But here’s the great promise that only Jesus can offer: when your death is drawn into the cross of Jesus, when it’s united to Him in a death like His, a death of the cross, then you will certainly be united to Him in a resurrection like His. This is the confidence we express at funerals, when the pall is placed over the coffin. That body will be raised, whole and perfect, when Christ returns. That’s what we joyfully celebrate at Baptisms—in that water in the baptismal font, we’ve been united to Jesus’ death, which means now we’ve died to sin and idols and their false promises, and now we have His resurrection waiting for us. We have the fruit of His cross that He bore, the cross that we daily take up and share, in His true body and blood, given to us at the Communion rail, where it’s given for forgiveness and the strengthening of your body and soul to life everlasting.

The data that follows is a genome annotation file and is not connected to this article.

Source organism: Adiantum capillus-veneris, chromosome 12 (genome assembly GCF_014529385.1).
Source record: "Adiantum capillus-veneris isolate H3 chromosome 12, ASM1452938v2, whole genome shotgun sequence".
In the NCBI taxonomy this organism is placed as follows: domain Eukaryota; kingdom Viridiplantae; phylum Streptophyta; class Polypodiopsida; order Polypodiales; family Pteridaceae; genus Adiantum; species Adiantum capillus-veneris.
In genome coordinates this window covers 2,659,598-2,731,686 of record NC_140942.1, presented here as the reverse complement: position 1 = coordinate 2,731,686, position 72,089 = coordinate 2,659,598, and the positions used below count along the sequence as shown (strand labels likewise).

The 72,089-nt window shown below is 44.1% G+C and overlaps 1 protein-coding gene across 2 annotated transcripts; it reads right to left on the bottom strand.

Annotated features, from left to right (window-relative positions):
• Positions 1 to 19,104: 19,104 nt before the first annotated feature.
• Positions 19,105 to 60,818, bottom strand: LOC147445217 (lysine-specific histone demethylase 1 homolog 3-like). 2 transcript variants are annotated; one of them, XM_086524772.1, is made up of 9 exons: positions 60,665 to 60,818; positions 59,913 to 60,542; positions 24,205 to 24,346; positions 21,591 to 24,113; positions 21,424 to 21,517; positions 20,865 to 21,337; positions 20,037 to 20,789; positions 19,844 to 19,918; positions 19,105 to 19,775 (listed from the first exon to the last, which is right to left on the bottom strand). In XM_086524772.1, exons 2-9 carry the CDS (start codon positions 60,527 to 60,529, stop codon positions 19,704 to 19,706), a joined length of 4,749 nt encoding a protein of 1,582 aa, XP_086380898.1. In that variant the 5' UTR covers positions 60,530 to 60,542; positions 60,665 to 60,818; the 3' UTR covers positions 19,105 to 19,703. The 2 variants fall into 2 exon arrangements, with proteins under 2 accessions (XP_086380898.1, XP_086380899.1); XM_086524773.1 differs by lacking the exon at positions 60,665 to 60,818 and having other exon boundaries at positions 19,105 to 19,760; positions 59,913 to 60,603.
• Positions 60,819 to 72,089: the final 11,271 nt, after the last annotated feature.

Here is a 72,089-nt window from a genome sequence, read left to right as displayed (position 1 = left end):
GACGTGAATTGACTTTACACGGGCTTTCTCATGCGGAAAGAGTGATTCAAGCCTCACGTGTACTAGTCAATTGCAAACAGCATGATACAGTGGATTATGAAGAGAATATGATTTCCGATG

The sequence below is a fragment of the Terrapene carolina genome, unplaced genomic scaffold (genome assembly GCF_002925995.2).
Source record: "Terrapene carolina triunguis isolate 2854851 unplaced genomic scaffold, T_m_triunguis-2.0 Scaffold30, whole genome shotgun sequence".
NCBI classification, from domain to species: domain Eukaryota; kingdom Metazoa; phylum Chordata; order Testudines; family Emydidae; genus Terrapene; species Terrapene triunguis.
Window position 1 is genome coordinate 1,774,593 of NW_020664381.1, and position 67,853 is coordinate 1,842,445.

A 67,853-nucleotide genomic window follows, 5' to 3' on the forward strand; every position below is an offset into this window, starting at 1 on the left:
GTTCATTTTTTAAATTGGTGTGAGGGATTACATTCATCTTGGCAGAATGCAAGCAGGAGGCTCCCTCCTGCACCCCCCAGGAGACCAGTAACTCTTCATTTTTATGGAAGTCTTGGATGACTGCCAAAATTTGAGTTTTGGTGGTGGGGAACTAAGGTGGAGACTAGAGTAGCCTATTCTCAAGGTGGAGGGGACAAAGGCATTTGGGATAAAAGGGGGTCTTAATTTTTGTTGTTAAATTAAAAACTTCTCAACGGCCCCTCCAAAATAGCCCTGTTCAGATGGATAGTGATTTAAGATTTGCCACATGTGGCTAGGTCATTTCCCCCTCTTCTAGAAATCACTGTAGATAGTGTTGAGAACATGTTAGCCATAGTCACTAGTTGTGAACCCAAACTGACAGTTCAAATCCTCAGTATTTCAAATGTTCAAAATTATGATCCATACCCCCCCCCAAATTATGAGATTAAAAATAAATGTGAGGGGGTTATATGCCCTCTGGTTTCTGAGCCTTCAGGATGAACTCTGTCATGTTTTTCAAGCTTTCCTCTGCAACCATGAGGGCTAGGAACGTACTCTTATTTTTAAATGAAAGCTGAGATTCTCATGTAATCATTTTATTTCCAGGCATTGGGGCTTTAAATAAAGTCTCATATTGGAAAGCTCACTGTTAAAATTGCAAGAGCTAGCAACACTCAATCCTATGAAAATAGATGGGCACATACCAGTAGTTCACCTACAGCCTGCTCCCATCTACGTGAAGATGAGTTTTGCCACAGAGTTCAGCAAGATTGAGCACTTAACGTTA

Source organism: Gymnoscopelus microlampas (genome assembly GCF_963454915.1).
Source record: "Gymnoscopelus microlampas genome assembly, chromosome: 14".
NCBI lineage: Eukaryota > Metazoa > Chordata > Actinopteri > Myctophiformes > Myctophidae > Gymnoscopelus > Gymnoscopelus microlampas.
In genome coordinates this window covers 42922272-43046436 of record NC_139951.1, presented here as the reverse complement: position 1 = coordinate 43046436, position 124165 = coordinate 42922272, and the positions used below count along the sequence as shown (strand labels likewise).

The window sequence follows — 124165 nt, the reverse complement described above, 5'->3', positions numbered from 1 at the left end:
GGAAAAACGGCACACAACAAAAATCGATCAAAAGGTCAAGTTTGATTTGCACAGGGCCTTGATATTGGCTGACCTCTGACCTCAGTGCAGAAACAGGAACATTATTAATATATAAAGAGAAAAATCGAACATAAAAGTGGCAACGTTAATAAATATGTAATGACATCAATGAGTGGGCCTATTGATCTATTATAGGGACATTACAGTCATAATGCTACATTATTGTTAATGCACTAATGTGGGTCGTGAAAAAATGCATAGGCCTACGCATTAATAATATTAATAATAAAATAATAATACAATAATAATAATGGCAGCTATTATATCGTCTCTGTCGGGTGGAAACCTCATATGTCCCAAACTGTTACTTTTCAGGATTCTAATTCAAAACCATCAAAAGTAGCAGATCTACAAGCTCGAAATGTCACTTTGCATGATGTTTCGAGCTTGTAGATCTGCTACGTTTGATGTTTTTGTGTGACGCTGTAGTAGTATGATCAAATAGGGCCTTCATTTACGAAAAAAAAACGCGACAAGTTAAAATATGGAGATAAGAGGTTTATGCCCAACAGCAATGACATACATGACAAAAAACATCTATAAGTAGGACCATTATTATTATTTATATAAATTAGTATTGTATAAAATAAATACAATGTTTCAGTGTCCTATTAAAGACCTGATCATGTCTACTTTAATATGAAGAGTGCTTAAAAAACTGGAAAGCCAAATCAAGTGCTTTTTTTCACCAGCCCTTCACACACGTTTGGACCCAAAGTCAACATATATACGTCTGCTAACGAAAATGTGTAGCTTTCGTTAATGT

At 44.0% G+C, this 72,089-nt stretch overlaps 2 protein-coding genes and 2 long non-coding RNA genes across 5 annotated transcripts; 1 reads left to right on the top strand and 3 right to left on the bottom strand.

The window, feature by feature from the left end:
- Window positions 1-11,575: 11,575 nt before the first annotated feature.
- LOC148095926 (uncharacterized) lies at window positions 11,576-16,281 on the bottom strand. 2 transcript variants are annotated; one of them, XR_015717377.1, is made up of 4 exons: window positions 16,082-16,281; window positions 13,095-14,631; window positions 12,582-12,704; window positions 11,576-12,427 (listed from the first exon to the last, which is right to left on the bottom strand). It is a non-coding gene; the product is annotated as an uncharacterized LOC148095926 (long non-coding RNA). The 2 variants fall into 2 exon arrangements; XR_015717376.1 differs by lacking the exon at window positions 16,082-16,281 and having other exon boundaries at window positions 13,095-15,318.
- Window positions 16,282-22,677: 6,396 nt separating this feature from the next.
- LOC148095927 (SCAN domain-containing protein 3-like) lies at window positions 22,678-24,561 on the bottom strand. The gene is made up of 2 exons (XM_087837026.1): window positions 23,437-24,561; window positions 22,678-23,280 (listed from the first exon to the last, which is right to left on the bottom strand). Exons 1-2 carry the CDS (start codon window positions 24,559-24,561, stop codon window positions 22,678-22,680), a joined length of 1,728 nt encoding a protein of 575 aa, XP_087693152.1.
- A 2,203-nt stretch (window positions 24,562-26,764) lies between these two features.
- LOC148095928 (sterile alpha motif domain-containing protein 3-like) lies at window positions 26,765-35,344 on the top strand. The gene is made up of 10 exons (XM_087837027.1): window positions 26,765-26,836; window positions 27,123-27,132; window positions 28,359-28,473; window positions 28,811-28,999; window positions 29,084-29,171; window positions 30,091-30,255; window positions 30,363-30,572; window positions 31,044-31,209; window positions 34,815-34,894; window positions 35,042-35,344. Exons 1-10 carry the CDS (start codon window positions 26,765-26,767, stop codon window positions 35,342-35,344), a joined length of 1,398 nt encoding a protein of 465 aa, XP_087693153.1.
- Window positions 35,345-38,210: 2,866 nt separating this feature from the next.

The idols offer a lot, but they can never deliver. They can’t answer death. Only Jesus can do that, and He has. He has defeated the one thing nothing else could. He’s promised resurrection for those united to Him at the cross. “Whoever loses his life for my sake will find it.” Find your life in Him. That’s the only promise that will always hold true. In the name of Jesus, the Risen One. Amen.